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Are you - or someone you know - in an unhealthy relationship? Reanell's Story

November 3, 2016

October was domestic violence awareness month, and we here at the YWCA of the University of Illinois were inspired to interview domestic violence survivors and share their stories with all of you.


Below is the true story of Reanell Jones, and her struggle to find safety for herself and her son. We are grateful that she chose to share her story with us! 


Content warning; domestic violence, gun violence, stalking



Reanell Jones, like many women today, was in a relationship characterized by violence for way longer than she expected. Through misunderstanding the nature of domestic violence, we are often encouraged to question the victim and assume that they are to blame with questions like “why didn't you leave?” However, no matter the reason for Reanell or anybody staying in an abusive relationship, the blame for the violence is always on the perpetrator. When we spoke, I assured Reanell that none of the horrible things that happened to her were her fault. Reanell agreed to share her story with us all in hope of persuading other women to leave abusive relationships and to encourage survivors to keep going. 


Reanell describes her troubles as starting when she was 15 and her mother died. This played in a big part in Reanell beginning to be on the street more than home and school. Without guidance, Reanell turned to the streets in hope of healing the wounds that aren’t quite visible. Anxiety and depression are just two of the struggles Reanell faced growing up motherless and in a very violent neighborhood. 


By the time Reanell reached adulthood she had developed a regular routine of being in and out of jail for theft, drug abuse and prostitution. She resorted to these strategies partly as a way to get by, but often found that she was pushed into them by an abusive partner. One horrific thing she remembers from this time in her life is having to deal with a constant stream of verbal and physical abuse from her partners. 


By her mid 20’s Reanell had a son whom she adored. Unfortunately, the child’s father (and at the time partner) was abusive towards her and now viewed their son as another means to hurt Reanell. He began to verbally abuse their son even as a newborn. She attempted to talk to her partner and explain to him that verbally lashing out a newborn was unacceptable. Reanell was in a difficult position as a mother: since she was a little girl, Reanell was taught and firmly believed that a child needs both their parents. Her own loss of her mother and lack of a father further motivated her to keep her own family together even in difficult circumstances.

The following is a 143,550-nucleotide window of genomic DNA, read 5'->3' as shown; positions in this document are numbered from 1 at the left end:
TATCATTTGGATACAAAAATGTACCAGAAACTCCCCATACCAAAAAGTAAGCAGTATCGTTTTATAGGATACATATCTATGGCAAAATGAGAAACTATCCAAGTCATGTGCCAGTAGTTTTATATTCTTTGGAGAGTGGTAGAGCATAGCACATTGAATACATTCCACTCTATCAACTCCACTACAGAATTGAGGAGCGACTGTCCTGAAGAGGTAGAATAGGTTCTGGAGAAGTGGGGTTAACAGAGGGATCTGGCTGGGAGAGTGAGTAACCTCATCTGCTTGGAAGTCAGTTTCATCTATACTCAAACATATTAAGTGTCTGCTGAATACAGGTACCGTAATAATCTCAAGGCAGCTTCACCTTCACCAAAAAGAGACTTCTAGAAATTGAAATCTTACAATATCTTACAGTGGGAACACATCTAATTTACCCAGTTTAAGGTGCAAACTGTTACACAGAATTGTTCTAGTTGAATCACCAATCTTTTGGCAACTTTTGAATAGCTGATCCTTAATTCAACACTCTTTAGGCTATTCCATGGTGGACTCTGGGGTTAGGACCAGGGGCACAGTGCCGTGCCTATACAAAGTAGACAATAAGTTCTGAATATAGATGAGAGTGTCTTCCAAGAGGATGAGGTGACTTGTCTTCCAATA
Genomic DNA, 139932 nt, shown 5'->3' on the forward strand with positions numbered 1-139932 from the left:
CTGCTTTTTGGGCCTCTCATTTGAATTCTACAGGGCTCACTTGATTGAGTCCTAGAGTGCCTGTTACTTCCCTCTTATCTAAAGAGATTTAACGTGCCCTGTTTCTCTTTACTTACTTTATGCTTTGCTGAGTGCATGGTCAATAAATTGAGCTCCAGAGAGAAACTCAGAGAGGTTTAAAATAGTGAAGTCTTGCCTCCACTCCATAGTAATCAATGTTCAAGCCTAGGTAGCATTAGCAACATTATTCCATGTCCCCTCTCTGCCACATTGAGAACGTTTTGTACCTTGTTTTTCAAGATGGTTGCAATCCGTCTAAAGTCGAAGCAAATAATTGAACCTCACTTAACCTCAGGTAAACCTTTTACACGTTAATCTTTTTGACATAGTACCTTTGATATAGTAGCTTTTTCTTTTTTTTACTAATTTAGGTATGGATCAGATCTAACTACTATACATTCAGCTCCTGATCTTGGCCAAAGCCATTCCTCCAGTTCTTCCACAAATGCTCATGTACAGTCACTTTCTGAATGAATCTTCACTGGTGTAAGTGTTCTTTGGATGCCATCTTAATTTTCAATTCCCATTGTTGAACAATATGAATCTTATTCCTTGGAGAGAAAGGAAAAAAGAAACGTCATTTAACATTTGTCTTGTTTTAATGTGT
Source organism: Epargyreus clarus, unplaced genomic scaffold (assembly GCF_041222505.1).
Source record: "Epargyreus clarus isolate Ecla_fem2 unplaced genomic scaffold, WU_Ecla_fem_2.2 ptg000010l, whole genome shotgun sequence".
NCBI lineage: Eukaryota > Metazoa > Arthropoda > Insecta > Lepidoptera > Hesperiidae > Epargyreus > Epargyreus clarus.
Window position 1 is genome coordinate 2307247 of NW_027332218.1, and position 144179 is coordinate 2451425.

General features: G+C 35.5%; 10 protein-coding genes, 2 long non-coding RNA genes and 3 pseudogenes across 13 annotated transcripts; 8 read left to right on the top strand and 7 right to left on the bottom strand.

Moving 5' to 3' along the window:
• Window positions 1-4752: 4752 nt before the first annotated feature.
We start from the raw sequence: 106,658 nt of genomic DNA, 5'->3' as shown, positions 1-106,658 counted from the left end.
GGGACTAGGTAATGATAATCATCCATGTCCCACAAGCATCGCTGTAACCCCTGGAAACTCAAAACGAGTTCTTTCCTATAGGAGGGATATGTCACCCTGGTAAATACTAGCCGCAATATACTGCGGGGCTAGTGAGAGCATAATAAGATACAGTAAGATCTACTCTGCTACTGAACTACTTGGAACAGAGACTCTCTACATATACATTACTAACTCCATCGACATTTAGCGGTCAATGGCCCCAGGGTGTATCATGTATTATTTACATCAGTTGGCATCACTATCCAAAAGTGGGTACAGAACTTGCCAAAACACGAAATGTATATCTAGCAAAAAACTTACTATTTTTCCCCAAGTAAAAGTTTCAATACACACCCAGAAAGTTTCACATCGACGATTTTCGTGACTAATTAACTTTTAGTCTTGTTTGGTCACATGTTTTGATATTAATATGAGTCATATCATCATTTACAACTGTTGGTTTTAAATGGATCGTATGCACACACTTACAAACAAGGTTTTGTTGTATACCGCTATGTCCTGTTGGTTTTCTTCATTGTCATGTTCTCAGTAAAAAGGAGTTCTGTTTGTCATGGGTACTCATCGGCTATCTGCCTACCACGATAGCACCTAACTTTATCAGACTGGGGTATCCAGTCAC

The breaking point for Reanell was when her ex threatened to hurt her in front of her son. She not only feared for her life, but for her son's life. The next day, Reanell knew that she and her son had to escape. She pretended to take her son to go see family and used the opportunity to run. She got a restraining order against her son’s father and stayed with a friend, but it was tough. Looking back, Reanell says, “my son was the only thing that kept me going during those times”. 


What seemed to be relief didn’t last long. Abusers relish the control they have over their victims, and Reanell's ex wasn't going to let go. He began stalking her, threatening her friends and family, and popping up everywhere she went. He even went so far as to tap her phone. Under a continuing threat of violence, Reanell "had a bad feeling" that hiding at her friend’s house was no longer safe enough. She had to get far away. With a plan to escape town, Reanell went to pick up her things from a friend.


On their walk home Reanell's "bad feeling" came true: her ex spotted and confronted her. He wanted their son, and when she told him that the baby was out of town, he pulled out a gun. Reanell and her friend ran, but did not get far before he shot them both. He shot Reanell twice, in the side and back, causing her to fall; on her way down he shot her once again in the face.  She lay still and he left her for dead. 


When he left, Reanell got up, ran to her nearest neighbor's house and, panicking, begged them to call the cops and “get her son” to safety. She almost didn't notice that she had three bullets lodged in her, she was so worried about her baby boy.


Police in the neighborhood were able to respond quickly to the shooting. They got Reanell to safety, while friends got her son. When they arrested her ex, they did not tell him immediately that she had survived the shooting, in order to secure her safety.

Reanell bears the scars of the attack to this day. She lost her eye to the shot to her face, and now has a glass eye. Sadly, disfiguring damage is all too common. 

Reanell got out, but many do not. The presence of a gun in a domestic violence situation increases the risk of homicide by 500%. Indeed, 46 women are shot to death every month by a current or former partner in domestic violence related homicides.


Her advice is to avoid abusive relationships at all costs by making sure that - first and foremost - your partner not only respects you, but their own family too. “Because a man that disrespects any woman means he disrespects them all.” 


You can help women like Reanell: urge your House Member to support this bill against domestic violence homicides, and your Senator to support the companion bill in the Senate. 


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